Hello Book Fiends of Bloglandia!

I almost thought this month was going to be a triple dose of non-fiction. But leave it to Agatha Christie to beat out the competition with a clever little mystery.

Overall, I had another fairly “meh” month of reading. Nothing was truly awful, but nothing blew me out of the water.

Still, the three book that did ride to the top, were entertaining, each in the own way, so if you have room in your to-read list, I’d say to give them a gander.


All Creatures Great & Small 

by James Herriot (audiobook)

My dad got me hooked on the recent TV show based on Harriot’s books, so being a complete book nerd, I had to read the book to see how it compared.

Basically, it compared wonderfully, although different in many ways.

Just in case you’ve missed out on the basic premise of these books, Herriot is a young vet just starting out on his career.

He gets a job with Sigfried Farnon working mostly as a country vet (lots of cow vaginas, so many cow vaginas!), and this book follows along with his cases and first years as a vet in the Yorkshire Dales.

Each story in this book is an absolute delight, especially if you’re an animal lover. I was surprised at the dark humor in some of the tales, and if you’ve got a weak stomach, some of them may not be for you — this is real life vet work, after all.

I was also surprised at how Herriot somehow manages not to strangle Farnon who sometimes doesn’t seem to have a clue in his head.

Being set in the late 1930s, it’s also interesting to learn about how vets went about their work before modern vaccines, medicines, and much in the way of paperwork (or bookkeeping, in some cases).

My one complaint about the book is that there was no real “through line” (unlike the show with it’s various subplots). They’re mostly just a string of vet-related adventures with some recurring characters. Also, Herriot is Scottish, so it struck me as odd that they choose someone with a very English accent to narrate the audiobook. But that’s just me being nit-picky.

Overall, a great book you could read some of, put down for a while, and jump back into when you’re feeling the need for some animal-related nostalgia.


Europe by Milk Run – INDIE PICK

by Rory Moulton 

Hilarious. Informative. And definitely worthy of an admonishing head shake at times.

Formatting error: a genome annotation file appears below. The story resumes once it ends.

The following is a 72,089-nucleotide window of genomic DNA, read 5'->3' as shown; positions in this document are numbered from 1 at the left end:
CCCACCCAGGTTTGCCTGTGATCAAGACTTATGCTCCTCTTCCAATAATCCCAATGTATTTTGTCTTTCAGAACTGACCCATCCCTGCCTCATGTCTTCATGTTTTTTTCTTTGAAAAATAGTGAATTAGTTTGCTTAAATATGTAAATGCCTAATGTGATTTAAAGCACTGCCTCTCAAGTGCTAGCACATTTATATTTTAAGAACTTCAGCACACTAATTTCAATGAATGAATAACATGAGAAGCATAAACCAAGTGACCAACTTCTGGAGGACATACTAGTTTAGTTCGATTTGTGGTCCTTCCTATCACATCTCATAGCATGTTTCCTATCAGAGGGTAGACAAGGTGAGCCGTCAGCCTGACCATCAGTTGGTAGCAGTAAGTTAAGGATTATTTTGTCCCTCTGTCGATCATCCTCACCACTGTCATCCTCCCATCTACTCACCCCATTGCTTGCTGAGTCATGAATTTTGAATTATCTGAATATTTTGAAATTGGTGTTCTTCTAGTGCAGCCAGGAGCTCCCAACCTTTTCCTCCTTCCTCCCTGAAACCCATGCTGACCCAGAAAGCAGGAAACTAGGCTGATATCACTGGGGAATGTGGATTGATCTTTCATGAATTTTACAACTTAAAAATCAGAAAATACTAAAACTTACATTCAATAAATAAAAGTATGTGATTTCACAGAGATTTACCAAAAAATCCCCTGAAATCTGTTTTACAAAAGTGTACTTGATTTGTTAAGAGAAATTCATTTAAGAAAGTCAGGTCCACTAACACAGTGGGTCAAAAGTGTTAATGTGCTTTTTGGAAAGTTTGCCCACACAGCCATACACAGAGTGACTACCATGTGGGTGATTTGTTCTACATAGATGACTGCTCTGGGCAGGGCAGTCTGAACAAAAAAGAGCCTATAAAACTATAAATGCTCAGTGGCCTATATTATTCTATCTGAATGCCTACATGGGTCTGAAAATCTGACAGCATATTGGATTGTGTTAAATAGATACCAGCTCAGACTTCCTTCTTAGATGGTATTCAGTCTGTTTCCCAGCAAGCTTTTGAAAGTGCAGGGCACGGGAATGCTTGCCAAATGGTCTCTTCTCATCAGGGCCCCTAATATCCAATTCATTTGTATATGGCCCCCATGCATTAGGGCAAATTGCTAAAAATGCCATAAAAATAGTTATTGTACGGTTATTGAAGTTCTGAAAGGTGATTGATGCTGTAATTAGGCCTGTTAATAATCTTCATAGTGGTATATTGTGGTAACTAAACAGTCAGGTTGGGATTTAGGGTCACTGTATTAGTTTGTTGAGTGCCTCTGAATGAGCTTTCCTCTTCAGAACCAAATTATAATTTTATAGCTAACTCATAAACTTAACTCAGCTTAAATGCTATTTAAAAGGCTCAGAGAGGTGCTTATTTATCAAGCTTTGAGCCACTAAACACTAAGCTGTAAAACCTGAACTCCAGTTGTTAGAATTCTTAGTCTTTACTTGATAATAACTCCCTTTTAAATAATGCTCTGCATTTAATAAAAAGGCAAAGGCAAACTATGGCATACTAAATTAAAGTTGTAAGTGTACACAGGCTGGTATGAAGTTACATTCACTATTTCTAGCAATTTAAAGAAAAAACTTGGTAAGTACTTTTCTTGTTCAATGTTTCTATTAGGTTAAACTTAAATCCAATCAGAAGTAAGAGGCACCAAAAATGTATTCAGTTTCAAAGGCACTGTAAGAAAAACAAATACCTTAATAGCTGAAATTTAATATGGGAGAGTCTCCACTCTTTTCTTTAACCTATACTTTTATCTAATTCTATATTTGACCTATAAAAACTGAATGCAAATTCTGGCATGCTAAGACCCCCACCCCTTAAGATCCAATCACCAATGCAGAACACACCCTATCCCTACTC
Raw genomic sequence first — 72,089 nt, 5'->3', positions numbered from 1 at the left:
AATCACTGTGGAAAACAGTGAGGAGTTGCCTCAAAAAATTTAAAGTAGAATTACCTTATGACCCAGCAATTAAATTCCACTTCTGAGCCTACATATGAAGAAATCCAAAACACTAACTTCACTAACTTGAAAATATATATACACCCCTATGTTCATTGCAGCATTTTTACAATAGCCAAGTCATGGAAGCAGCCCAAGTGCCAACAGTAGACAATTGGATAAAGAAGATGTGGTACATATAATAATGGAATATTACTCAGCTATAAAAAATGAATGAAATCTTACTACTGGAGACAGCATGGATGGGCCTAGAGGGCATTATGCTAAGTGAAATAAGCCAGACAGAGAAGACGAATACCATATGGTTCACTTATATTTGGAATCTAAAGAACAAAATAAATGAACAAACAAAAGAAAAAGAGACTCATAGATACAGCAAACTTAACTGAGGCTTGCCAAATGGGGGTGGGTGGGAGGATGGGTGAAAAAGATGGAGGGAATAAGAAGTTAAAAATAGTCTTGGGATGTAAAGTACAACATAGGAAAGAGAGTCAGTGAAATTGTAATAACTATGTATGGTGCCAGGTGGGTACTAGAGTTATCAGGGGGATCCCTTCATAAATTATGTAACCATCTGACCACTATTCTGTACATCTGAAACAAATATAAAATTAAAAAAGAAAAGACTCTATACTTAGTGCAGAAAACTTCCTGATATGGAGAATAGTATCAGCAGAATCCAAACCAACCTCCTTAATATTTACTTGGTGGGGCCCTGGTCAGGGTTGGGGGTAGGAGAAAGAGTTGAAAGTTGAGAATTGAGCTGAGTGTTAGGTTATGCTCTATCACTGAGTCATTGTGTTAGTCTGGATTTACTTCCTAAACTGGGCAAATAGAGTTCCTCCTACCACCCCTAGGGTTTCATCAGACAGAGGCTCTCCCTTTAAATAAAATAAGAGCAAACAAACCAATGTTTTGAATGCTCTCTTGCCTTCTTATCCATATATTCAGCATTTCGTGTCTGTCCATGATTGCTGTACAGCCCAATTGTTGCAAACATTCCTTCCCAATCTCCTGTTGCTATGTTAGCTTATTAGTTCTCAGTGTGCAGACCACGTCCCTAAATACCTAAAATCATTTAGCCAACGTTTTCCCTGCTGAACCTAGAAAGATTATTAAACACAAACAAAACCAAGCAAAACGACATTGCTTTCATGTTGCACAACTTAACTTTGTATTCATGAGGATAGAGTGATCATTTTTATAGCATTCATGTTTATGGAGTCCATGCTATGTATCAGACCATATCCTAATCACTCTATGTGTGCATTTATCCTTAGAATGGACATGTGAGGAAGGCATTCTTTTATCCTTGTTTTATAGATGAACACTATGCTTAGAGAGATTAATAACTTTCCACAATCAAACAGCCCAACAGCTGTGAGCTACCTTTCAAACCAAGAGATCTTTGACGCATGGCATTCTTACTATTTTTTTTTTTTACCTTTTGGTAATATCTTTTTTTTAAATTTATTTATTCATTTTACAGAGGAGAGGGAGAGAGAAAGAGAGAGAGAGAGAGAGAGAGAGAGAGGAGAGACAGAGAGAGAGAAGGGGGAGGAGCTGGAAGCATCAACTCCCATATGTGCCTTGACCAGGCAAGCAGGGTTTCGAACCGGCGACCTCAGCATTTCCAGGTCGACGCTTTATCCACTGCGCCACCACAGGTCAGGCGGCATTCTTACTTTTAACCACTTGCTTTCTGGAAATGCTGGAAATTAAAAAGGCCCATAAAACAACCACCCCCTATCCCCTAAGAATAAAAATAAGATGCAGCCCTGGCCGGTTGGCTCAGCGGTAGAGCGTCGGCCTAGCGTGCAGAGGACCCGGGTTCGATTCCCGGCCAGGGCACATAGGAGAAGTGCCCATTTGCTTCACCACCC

Travel writer Rory Moulton decides he’s going to show the travel snobs a thing or tow and discover the “real” Europe by taking only slow trains (no high-speed TGV for him) over three weeks from Copenhagen to Barcelona. Very little planning ahead, just flying (or riding, as the case may be) by the seat of his pants.

I had a great time reading this book. Rory presents a nice mix of train travel, architectural admiration, food appreciation, getting to know the locals, and mostly does it all with a good dose of wry humor.

I did love this book, but sometimes I found his antics a little hard to believe. For example when he orders a large amount of beer bare minutes before he needs to board a train. This is a guy who has traveled to Europe many times…and he seemingly has no concept of how large a liter is? Come on.

Still, Rory’s blunders, misunderstandings, and mix ups (whether true or not) do make for a fun read. I did wish he had spent less time in Amsterdam (this seemed to take up WAY more of the book than necessary) and more time in smaller towns, but that’s probably just my desire to travel vicariously through someone else.

Overall, a fun travel memoir for anyone looking for a light read and some silly antics.


Five Little Pigs

by Agatha Christie (audiobook)

An utterly clever challenge for Hercule Poirot awaits in this one and it’s a delight watching him unravel the clues.

The premise of this is that Hercule is hired to solve the murder of a man that happened nearly two decades previously. His wife was convicted for the murder and she died in jail, but her daughter has to know the truth.

While sometimes Christie’s characters and suspects can all blend in together, this book gave each person a background and voice that made them stand out. And seem suspect.

All in all a fun mystery if you’re looking for a quick read.


What did you read last month? Anything surprisingly good? Anything horrible? Any fabulous non-fiction (cow vaginas not required) or mysteries? Reply and let me know!

Thanks for popping by and have a great month of reading, everyone!!!



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2 thoughts on “February’s Top Three Reads: Cow Vaginas, Travel Antics, and Little Grey Cells

  1. I read/re-read (they weren’t all released when I first read them) Anne Bishop’s “Others” books. They nail some universal fantasies perfectly. (There’s also some irritating gender stereotyping going on, but I don’t *think* that was intentional.)

    Favorite recent audiobooks: Thursday Murder Club series.

    And I also started a whole bunch of things that were pretty terrible, some from trad-pubbed authors who should have been stopped by the people being paid to do so, but life’s too short to worry about that stuff.


    1. You do have to wonder about how some books pass inspection. So much for the gate keepers, right?

      I don’t think I’ve heard of the “Others” books, I’ll have to give them a look. I have heard of the Murder Club books but haven’t tried them out yet (but I have already noticed people “stealing” the cover style – haha).

      Thanks for popping by : )


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